Saturday, January 31, 2009

Out Here

We're small out here. In the middle of the Arizona big sky, awash in a sea of Juniper trees and red sand, it becomes easy to appreciate the privacy, solitude and the astounding vastness of the stars.

What one is most confronted with here is the self. What were our notions about our own identity, about our likes and dislikes, possible futures and our inevitable passing into history? By nature we are soft and compliant, we change and adapt and at times it's easy to feel lost. But it's just as easy to understand that the very concepts of lost and found are mere constructions of our own thoughts, and that we therefore are not threatened by anything but that which we have ourselves built out of words and feelings. Out here it is quiet. Out here it is plain.

On our walks we step over thousands of rocks and pebbles, fallen wood so old that it has become stone with ice- shattered edges pink as flesh. The earth is the color of rusted iron and country roads stretch out to the horizon. We get to know the ravens by sight. The cottontails, giant jack rabbits and small birds with wings which hum like a cat's purr take stock of us and move on.
Out here it is quiet. Out here it is plain.

Thursday, January 29, 2009

A couple of Sedona photos

3 shots taken at Crescent Moon Ranch; 2 feature one side of Cathedral Rock. I put them both up for sale here. We're back at Snowflake now working things out. I'm a little handicapped in that I just smashed my toe walking around barefoot. We do go through our ups and downs, currently enjoying much improved internet access-- at the same time coping with some very strange behavior from one of my image browsers which I heavily rely upon. I'm pretty sure that an OSX software update just made Kodak Easyshare totally unusable.

Monday, January 12, 2009

Leaving Sedona

Had a weird day-- went down to check out Cottonwood again and had a similar non-reaction to it again this time. I'm sure it's a nice enough town, but we'd need a tour guide or some such in order to appreciate it more. If we knew anybody there they could probably point out a nice cafe, a park, a walk by the creek maybe. We just don't know our way around there.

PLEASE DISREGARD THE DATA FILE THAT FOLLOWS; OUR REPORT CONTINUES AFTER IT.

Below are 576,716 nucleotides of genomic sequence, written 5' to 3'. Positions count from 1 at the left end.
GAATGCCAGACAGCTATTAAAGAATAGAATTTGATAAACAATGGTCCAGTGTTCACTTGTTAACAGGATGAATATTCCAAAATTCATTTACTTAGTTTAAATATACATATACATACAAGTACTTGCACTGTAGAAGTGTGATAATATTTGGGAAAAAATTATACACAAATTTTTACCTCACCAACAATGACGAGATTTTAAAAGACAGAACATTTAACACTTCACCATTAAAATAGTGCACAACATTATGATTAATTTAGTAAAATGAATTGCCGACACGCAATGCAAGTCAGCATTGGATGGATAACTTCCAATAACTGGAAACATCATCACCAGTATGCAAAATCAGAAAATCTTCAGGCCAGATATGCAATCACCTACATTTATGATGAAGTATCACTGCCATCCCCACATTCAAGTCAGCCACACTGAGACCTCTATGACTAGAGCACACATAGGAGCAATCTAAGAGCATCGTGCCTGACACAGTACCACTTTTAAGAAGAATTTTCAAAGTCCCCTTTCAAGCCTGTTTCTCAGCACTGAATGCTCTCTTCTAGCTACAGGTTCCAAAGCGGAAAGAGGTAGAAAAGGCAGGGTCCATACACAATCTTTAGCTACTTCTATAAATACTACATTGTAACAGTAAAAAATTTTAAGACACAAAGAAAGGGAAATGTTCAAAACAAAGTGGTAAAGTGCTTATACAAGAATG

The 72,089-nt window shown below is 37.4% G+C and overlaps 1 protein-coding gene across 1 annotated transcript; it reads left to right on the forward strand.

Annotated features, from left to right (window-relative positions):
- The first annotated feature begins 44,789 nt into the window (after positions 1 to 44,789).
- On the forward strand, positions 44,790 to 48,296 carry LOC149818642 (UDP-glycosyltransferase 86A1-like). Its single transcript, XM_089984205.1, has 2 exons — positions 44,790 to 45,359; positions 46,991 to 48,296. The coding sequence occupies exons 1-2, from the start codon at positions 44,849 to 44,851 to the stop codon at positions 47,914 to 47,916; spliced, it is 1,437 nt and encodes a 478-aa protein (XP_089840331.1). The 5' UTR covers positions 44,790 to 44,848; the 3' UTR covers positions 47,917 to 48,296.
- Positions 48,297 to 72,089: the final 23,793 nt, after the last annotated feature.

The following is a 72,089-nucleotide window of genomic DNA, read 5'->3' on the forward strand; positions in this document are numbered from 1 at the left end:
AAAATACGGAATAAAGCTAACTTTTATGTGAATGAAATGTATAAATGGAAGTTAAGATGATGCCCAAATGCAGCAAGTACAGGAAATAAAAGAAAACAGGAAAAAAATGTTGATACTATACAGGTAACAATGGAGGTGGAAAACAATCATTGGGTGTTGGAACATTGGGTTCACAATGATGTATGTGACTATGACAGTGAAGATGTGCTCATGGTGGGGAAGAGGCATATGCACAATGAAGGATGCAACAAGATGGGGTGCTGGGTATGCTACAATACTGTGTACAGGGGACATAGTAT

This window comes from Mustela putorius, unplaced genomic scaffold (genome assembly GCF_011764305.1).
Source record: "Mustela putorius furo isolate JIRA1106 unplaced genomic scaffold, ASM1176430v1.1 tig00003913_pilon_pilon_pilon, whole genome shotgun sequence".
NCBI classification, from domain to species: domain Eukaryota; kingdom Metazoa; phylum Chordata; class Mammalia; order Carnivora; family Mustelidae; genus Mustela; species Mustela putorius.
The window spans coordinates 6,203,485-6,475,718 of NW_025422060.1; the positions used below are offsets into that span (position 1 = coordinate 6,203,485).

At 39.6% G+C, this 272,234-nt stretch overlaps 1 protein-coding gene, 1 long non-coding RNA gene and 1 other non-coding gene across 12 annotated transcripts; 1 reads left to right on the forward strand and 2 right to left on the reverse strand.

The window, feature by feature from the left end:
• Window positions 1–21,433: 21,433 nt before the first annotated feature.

So from there I thought we'd visit Jerome again: a former ghost town/copper mining town built on a very steep hillside above cottonwood. We got some trippy photos there last time because the town seems to be built on the "it hasn't fallen down yet (not for awhile anyway)" principle. But my plan this time was to drive all the way through it, then turn around and come back, park, and walk around. We caught some pretty scenery just on the far end of town so we thought we'd drive just a little further up the steep and windy grade. Hmmm, not much more scenery-- then Sheryl looked at a map and said, "I'm sure it's not that far to Prescott, then we can loop back on a flatter road." OK, I'm paraphrasing, but we ended up all day in the car and never saw Jerome again. Should have turned around when I felt like turning around. That, or commit to checking out Prescott which we probably came just near to the edge of before turning around.

End of the day we were on the far end of Sedona back at Boynton Canyon. Probably not a good idea to climb Doe Rock near sunset with somebody who is a bit afraid of heights and especially hates descending a steep rocky hill. Yeah, we got a few pictures but it wasn't worth that moment at the peak when I looked behind me to see just how slowly Sheryl was creeping along down those rocks, then I looked at my watch, at the setting sun, and wondered how much fun it was going to be rushing down the grade just to try to find a flashlight so I could come back up and rescue Sher. I think it was even less fun for Sheryl. Well it didn't go that way, we got to the bottom before dark, barely. Man, we are such novices at this stuff. But hey, the adrenaline made my severe allergy symptoms go away for awhile. I have not mentioned it before, but I appear to be acutely allergic to Arizona. They tell me it's the Juniper trees, could be the red dust, I don't know. I've never sneezed so much nor blown my nose so many times over a period of several weeks. We're going to work on it, have beaten allergies before through counseling and healing work.